The Pitfalls of Untreated Stress in the Workplace
While the Occupational Safety and Health Administration (OSHA) mostly reports on physical workplace safety, it also wants to stress the importance of mental health for employees. Frontline cleaning crews or distributors could have excellent pay and benefits, a full staff, and check seemingly every other box on paper — but if the employees themselves don’t feel as if they’re cared about or have an outlet to express concerns, it can still lead to an uninspired workforce.
Doug Parker, writer for the U.S. Department of Labor (DOL) outlined several stats that depict the prevalence of work-induced stress including: 120,000 deaths annually can be tied to workplace stress; addressing workplace stress can quadruple workplace productivity on a per-dollar investment; and workplace stress was reported among 83 percent of employees. The effects of the pandemic didn’t help matters either, as nearly half of surveyed American employees reported depression or anxiety-related symptoms in a 2021 study.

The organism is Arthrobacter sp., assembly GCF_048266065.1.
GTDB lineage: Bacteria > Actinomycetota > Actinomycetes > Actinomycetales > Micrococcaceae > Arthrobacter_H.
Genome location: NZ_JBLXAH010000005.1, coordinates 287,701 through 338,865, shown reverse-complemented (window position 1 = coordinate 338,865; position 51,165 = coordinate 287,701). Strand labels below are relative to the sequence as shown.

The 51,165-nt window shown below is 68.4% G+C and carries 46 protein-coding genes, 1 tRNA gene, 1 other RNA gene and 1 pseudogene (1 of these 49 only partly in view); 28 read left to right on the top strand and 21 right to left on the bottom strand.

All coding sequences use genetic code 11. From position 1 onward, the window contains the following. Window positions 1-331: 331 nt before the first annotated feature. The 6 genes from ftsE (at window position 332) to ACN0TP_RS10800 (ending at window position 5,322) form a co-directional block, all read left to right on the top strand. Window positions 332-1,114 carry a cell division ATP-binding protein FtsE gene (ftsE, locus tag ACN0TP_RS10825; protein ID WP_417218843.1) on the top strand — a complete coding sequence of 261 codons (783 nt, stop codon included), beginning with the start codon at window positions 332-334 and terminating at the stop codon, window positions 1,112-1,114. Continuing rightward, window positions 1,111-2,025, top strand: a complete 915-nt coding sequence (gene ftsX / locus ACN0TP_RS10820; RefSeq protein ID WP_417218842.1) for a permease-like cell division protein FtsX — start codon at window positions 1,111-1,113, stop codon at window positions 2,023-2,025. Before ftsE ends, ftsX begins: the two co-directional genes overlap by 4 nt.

While some degree of workplace stress is inevitable, Parker outlines several tools the DOL and OSHA have for managers looking to alleviate the stress of their employees. In particular, OSHA's workplace stress toolkit provides step-by-step guidance for managers for how to tackle common workplace stress situations, with additional materials on how to improve mental health. The DOL’s Mental Health at Work initiative is another useful source for clarification on workplace inclusivity laws and other tools to ensure employees maintain high morale.
For related tips, check out this article on improving employee retention.